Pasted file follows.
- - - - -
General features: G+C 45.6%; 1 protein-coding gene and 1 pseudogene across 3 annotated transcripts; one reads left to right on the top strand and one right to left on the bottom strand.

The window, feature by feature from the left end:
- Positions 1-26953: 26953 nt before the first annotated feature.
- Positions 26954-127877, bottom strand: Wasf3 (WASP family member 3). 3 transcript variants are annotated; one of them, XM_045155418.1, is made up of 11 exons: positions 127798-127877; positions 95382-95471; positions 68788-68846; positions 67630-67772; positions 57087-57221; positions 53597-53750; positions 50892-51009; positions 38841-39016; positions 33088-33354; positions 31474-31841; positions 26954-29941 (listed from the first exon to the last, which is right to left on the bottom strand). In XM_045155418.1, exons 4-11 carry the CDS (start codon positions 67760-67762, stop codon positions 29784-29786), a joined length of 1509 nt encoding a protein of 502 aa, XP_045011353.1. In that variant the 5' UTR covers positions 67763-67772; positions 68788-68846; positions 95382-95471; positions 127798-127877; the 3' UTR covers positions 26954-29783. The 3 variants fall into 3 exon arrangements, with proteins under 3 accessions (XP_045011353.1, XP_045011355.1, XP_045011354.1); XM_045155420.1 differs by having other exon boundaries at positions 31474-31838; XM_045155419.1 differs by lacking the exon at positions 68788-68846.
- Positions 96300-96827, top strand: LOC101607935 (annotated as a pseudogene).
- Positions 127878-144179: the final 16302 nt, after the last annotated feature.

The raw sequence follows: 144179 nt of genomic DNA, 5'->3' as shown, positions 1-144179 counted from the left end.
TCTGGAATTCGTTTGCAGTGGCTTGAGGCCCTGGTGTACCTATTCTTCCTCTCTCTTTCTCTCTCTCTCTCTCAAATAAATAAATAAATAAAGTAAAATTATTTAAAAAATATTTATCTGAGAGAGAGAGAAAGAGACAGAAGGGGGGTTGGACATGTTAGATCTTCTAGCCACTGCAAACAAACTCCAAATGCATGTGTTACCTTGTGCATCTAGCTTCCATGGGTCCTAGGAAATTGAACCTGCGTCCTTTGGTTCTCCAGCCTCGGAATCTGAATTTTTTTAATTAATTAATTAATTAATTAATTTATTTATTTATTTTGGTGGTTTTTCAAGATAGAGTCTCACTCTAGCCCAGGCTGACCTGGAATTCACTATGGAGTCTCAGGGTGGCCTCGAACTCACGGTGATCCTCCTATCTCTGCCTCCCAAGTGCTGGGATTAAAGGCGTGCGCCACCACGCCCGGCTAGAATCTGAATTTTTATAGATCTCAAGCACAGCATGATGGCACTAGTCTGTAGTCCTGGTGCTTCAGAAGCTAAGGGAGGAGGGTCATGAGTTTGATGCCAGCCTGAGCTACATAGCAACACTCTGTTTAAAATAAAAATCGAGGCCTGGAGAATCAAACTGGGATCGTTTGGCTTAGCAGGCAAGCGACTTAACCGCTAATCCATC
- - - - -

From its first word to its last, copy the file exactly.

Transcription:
General features: G+C 45.6%; 1 protein-coding gene and 1 pseudogene across 3 annotated transcripts; one reads left to right on the top strand and one right to left on the bottom strand.

The window, feature by feature from the left end:
- Positions 1-26953: 26953 nt before the first annotated feature.
- Positions 26954-127877, bottom strand: Wasf3 (WASP family member 3). 3 transcript variants are annotated; one of them, XM_045155418.1, is made up of 11 exons: positions 127798-127877; positions 95382-95471; positions 68788-68846; positions 67630-67772; positions 57087-57221; positions 53597-53750; positions 50892-51009; positions 38841-39016; positions 33088-33354; positions 31474-31841; positions 26954-29941 (listed from the first exon to the last, which is right to left on the bottom strand). In XM_045155418.1, exons 4-11 carry the CDS (start codon positions 67760-67762, stop codon positions 29784-29786), a joined length of 1509 nt encoding a protein of 502 aa, XP_045011353.1. In that variant the 5' UTR covers positions 67763-67772; positions 68788-68846; positions 95382-95471; positions 127798-127877; the 3' UTR covers positions 26954-29783. The 3 variants fall into 3 exon arrangements, with proteins under 3 accessions (XP_045011353.1, XP_045011355.1, XP_045011354.1); XM_045155420.1 differs by having other exon boundaries at positions 31474-31838; XM_045155419.1 differs by lacking the exon at positions 68788-68846.
- Positions 96300-96827, top strand: LOC101607935 (annotated as a pseudogene).
- Positions 127878-144179: the final 16302 nt, after the last annotated feature.

The raw sequence follows: 144179 nt of genomic DNA, 5'->3' as shown, positions 1-144179 counted from the left end.
TCTGGAATTCGTTTGCAGTGGCTTGAGGCCCTGGTGTACCTATTCTTCCTCTCTCTTTCTCTCTCTCTCTCTCAAATAAATAAATAAATAAAGTAAAATTATTTAAAAAATATTTATCTGAGAGAGAGAGAAAGAGACAGAAGGGGGGTTGGACATGTTAGATCTTCTAGCCACTGCAAACAAACTCCAAATGCATGTGTTACCTTGTGCATCTAGCTTCCATGGGTCCTAGGAAATTGAACCTGCGTCCTTTGGTTCTCCAGCCTCGGAATCTGAATTTTTTTAATTAATTAATTAATTAATTAATTTATTTATTTATTTTGGTGGTTTTTCAAGATAGAGTCTCACTCTAGCCCAGGCTGACCTGGAATTCACTATGGAGTCTCAGGGTGGCCTCGAACTCACGGTGATCCTCCTATCTCTGCCTCCCAAGTGCTGGGATTAAAGGCGTGCGCCACCACGCCCGGCTAGAATCTGAATTTTTATAGATCTCAAGCACAGCATGATGGCACTAGTCTGTAGTCCTGGTGCTTCAGAAGCTAAGGGAGGAGGGTCATGAGTTTGATGCCAGCCTGAGCTACATAGCAACACTCTGTTTAAAATAAAAATCGAGGCCTGGAGAATCAAACTGGGATCGTTTGGCTTAGCAGGCAAGCGACTTAACCGCTAATCCATC